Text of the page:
Another thoughtful, lengthy and laudable review of the new album from The Rebel Spell. From ScenePointBlank out of Minneapolis…
In many ways The Rebel Spell’s Last Run is a depressing album. The cover art depicts a feeble, aging anthropoid trying desperately to hold back an immense industrial wave. It’s clear that he won’t be able to stand his ground for long. The album title itself can be interpreted as an ominous prediction for the fate of our civilization. And vocalist Todd Serious’ opening lines set anything but an optimistic tone for the album:
There’s a deep deadly silence sadness growing inside of me, it hurts to be here but I can’t leave.It could be easy, for some listeners, to become overwhelmed or disheartened while listening to Last Run. But engaging tough realities is something The Rebel Spell have been doing for three full lengths previous to Last Run, and there is a reason the band is still at it.
Musically, Last Run is a melodic, cleanly produced street punk album. The album starts fast, and maintains the pace for most of its length. The rhythm section is relentless and tight from start to finish, drums and bass guitar coalescing in a way that makes it hard not to pump your fist, and nearly impossible not to bob your head. Rhythmically, there is no new ground being broken on the record. Listeners looking for something more progressive may be let down by the straight ahead punk beat which prevails on Last Run. The Rebel Spell are certainly not trying to be something they’re not. The territory is familiar, but it is executed flawlessly.
The biggest difference between Last Run and The Rebel Spell’s previous releases is probably producer Jesse Gardner’s handling of Erin’s guitar parts. This might be the fullest, most dynamic guitar sound that The Rebel Spell has achieved on a release to date. The balance between cleanliness and abrasiveness on any punk album is always a delicate thing to achieve, and it is struck with remarkable accuracy here. Erin’s crunchy hooks blend seamlessly into haunting, meandering melodies made even more impactful by bass player Elliot’s addition of organ and piano to a few of the songs. The multi-instrumental aspect is not overplayed, but it is one of the characteristics of the album which distinctly sets it apart from conventional street punk.
Vocalist Todd Serious’ delivery on Last Run is in many ways similar to Erin’s guitar work, and the dynamic between the two is one of the things that has defined The Rebel Spell as a unique and relevant band since their first release, 2003’s Expression in Layman’s Terms. Todd’s vocals are aggressive and clean, melodic and punchy, and just like Erin’s guitar, very haunting. It’s not easy to maintain an abrasive vocal sound in heavy music without venturing into screaming territory, nor is it simple to create a unique vocal sound without assuming an unnatural or contrived tone, but Todd’s direct approach is extremely effective at achieving this. The emotion in the vocals is palpable, without sounding sappy. The lyrics are easy to make out, and this is of outmost importance to a band with a message and an agenda like The Rebel Spell. You can tell Todd is angry from his first notes, and it is easy to accept this anger as genuine.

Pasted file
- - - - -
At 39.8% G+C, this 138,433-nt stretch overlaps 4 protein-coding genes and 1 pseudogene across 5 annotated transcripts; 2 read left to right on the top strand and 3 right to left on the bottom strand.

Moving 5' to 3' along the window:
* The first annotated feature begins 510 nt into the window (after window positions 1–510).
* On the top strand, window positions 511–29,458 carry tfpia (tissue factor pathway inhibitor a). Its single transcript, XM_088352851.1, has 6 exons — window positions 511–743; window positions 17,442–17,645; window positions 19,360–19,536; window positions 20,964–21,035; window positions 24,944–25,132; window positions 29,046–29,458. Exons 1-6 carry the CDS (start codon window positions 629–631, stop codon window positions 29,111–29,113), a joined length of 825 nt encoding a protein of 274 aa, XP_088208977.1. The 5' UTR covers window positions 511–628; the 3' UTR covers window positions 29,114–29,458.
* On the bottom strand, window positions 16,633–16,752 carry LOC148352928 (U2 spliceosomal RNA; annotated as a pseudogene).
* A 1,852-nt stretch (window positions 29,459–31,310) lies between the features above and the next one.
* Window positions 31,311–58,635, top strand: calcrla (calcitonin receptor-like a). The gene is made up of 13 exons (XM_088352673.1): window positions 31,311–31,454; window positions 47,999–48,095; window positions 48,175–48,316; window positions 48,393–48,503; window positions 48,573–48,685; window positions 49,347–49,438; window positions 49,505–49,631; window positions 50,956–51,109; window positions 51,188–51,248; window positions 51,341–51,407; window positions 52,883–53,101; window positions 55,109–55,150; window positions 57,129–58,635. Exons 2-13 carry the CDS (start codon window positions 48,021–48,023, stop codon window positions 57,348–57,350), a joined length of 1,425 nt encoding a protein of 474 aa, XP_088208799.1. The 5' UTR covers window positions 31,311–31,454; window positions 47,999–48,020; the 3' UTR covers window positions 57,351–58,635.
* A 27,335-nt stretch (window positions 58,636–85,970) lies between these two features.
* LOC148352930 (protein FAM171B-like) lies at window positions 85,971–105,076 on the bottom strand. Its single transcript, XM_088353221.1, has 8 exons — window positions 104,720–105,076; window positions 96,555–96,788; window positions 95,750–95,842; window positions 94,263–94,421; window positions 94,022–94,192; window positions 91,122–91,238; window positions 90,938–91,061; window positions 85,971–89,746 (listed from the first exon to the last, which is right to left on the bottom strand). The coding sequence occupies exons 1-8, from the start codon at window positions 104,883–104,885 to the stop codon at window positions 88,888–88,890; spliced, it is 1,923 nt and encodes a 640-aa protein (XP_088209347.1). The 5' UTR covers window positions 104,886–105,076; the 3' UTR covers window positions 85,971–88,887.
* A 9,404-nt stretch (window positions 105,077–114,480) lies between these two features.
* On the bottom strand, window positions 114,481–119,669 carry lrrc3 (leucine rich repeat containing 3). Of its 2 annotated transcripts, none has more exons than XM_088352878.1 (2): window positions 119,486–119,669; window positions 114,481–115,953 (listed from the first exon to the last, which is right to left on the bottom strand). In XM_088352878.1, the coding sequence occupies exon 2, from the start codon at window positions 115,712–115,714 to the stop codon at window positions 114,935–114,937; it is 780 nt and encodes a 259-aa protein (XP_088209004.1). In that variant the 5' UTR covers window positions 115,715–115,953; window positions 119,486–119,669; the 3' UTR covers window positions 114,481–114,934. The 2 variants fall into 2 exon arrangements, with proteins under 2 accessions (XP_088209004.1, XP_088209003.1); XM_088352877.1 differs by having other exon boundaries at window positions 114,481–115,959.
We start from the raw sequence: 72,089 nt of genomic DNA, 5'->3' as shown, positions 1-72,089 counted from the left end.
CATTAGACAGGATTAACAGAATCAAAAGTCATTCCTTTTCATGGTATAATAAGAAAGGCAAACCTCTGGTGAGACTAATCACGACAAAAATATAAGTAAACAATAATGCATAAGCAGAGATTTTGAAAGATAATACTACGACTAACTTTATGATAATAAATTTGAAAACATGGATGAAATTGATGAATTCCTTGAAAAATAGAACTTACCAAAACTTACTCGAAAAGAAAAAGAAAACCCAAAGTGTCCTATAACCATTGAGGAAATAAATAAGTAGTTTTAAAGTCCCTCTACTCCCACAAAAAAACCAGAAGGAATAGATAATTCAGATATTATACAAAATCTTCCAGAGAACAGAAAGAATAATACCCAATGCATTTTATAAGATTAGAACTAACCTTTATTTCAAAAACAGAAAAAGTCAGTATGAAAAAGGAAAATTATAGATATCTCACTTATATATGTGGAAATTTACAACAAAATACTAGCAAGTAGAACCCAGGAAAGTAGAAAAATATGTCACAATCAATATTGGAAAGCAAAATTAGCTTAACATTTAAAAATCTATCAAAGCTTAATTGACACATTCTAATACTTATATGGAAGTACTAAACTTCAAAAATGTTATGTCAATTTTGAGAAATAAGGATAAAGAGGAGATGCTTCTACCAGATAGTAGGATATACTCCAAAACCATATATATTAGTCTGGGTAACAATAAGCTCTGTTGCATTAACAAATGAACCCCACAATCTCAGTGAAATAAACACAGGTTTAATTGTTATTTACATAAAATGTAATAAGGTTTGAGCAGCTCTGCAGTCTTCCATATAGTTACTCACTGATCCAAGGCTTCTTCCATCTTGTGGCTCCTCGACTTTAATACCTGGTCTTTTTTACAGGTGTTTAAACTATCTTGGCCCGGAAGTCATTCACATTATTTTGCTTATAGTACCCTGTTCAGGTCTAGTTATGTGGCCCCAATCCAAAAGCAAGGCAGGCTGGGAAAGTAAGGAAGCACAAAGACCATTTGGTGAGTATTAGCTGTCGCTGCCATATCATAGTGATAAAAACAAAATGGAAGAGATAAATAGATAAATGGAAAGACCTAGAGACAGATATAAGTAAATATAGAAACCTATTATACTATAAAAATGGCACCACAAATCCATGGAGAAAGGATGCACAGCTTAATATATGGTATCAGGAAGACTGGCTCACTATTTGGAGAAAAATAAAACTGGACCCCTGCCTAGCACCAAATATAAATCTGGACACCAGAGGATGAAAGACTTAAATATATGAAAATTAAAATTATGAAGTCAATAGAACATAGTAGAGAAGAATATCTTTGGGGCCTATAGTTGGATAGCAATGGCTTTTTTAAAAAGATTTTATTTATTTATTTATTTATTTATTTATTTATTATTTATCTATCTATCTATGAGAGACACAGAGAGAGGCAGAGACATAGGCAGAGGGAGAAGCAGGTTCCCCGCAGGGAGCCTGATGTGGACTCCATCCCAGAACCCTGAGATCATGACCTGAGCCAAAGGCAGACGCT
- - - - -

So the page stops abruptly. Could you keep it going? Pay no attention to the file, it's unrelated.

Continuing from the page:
One of the standout tracks on the album is “The Tsilquot’in War,” which is the album’s longest, clocking in at over 5 minutes. The lyrics take the form of a linear narrative, telling the story of a violent uprising in northern British Columbia by a group of indigenous warriors in the 1860s. The warriors opposed the building of a road through their traditional territory and the implications of disease, abuse and violence which was carried with it. Unable to defeat the guerilla warriors, and suffering overwhelming casualties, the white settlers lured the Tsilquot’in into their camp with the promise of peace talks. When the warriors arrived, they were tried and convicted for murder and hanged. Todd’s repetition of “We meant war not murder” towards the end of this song is one of the most striking and powerful moments of the album. The song also features vocals and fiddle accompaniment by folk artist Jeff Andrew, another genre-defying moment on Last Run. “The Tsilquot’in War” is twelfth of thirteen total songs on the album. Personally, when a band can pull off putting a standout track at the end of the album, I feel this speaks volumes for the quality of the album as a whole.
Some people might listen to the lyrics in Last Run and dismiss them as contrarian or idealistic. Likewise, some people might listen to the record and write it off as a generic punk album with nothing new to offer. But if you listen a little harder, you can find the hope, compassion, and realism in the lyrics. It’s right there for those who are receptive to it. Likewise, if you listen for the musical nuances, you might be able to tap into the poetry of The Rebel Spell and understand what sets the band apart. You might even come to understand The Rebel Spell as a sonic representation of the immutable rage of the human spirit. The Rebel Spell might be one of those bands that either touches you profoundly, or doesn’t do much for you at all. Regardless, Last Run is as good an offering from the band as could be hoped for, and possibly their best to date.